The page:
Wednesday, 14 September 2016

CD Reviews (The Straits Times, September 2016)

Danacord 779 / *****

The world’s musical capital of piano esoteria is surely the north German town of Husum, where an annual summer festival is held to celebrate the forgotten alleys and byways of the piano repertoire. The 2015 festival again unearthed a rich vein of gems in the form of concert pieces and encores.

It takes something to omit the likes of Chopin, Schumann or Rachmaninov to present instead music by Alkan, Hummel, Harold Craxton and Mompou, performed with refinement and dedication by the likes of Yuri Favorin, Florian Uhlig, Jonathan Plowright and Jonathan Powell. What about the the music of Issay Dobrowen's Poem (Powell again) or the delights of Carlos Guastavino's La Nina Del Rio Dulce from the loving fingers of Martin Jones? One is unlikely to hear these performed better anywhere else.

Improvisations and jazzed up numbers have a prominent place, not least in Cyprien Katsaris's 18-minute mash-up through Romantic operas, concertos, symphonies and ballets in the manner of Liszt, which was his pre-recital preamble. See if you can name all the tunes.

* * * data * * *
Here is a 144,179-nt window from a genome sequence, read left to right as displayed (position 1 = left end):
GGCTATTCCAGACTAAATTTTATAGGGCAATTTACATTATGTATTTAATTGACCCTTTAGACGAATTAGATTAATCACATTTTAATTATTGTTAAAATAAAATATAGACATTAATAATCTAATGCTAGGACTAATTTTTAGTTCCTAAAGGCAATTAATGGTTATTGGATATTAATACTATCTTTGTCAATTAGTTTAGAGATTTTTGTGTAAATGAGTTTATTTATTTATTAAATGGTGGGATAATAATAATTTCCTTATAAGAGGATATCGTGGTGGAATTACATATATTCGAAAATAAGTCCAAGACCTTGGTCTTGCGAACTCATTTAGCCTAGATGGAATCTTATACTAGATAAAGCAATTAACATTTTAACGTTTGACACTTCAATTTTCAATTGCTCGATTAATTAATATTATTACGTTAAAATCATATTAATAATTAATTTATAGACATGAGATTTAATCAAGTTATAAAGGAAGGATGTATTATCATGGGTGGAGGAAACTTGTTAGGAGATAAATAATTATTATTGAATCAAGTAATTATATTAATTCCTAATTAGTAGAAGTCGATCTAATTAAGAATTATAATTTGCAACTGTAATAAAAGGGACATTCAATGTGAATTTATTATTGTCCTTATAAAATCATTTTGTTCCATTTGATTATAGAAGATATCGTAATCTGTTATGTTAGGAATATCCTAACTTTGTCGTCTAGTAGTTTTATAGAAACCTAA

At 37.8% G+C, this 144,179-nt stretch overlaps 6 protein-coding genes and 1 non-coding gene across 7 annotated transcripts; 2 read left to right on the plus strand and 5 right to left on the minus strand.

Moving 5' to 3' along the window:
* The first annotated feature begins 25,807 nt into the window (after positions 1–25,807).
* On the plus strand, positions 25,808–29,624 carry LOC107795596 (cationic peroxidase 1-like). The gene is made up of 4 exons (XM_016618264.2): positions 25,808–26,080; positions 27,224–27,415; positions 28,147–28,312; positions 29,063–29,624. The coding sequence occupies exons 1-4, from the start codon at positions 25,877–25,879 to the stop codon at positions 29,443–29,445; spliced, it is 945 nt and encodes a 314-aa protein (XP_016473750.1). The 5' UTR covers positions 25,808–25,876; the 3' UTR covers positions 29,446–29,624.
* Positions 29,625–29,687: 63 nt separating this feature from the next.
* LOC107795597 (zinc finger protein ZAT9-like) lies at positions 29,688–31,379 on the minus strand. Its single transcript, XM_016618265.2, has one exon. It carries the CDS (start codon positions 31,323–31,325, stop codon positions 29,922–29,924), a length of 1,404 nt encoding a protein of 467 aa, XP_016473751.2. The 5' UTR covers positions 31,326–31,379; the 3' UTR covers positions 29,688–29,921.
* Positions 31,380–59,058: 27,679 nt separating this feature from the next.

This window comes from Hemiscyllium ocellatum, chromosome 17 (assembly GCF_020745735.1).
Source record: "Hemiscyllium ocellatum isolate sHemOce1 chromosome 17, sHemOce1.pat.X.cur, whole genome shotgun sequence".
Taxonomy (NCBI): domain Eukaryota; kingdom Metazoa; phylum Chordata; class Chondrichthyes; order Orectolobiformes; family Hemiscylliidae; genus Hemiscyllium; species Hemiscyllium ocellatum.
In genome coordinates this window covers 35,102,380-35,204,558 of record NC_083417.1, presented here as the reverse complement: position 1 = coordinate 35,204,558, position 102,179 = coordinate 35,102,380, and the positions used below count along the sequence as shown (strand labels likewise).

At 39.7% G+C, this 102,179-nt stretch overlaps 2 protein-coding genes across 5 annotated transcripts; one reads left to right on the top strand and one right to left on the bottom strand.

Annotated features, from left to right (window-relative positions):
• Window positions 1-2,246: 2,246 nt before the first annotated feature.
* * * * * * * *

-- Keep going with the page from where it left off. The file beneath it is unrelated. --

Whoever remembers Alexander Zfasman, a Soviet-era bon vivant (an oxymoron if any) whose Fantasy On Themes By Matvei Blanter matches the syncopated best of Zez Confrey or Billy Mayerl? Played with infectious verve by American Alex Hassan, this sums up the heady spirit of one of the world's most special piano festivals bar none.

NITIN SAWHNEY, Producer/ Composer
Deutsche Grammophon 479 3426 / **1/2

Even for fans of French pianist Helene Grimaud, this release may come as somewhat of a disappointment. First the music: there are eight short movements of composers musing on the watery realm. The usual suspects are there, with Liszt's Les Jeux D'Eau A La Villa D'Este and Ravel's Jeux D'Eau depicting fountains, Debussy's La Cathedrale Engloutie (The Engulfed Cathedral) and Takemitsu's Rain Tree Sketch II

Lesser-known pieces like Faure's Barcarolle No.5, Berio's Wasserklavier, Albeniz's Almeria and a movement from Janacek's In The Mists are also given a hearing. She plays these well but the recorded sound is tinny and over-reverberant, as if to lend the music an added mystique.

Each of the pieces are separated by an interlude, entitled Water – Transition (and there are 7 of them) by British composer-producer Natin Sawhney. These are little more than bitty morsels of recorded electronic or ambient sounds which do little to enhance the understanding or appreciation of the actual music. 

To conclude, there is an 11-minute so-called bonus track Water Reflections, which reprises a few bars from earlier music and Grimaud plainly reading out their titles and spouting a few choice words. All in all, there are just over 50 minutes of real music in this concept album; the rest is pretentious dross.

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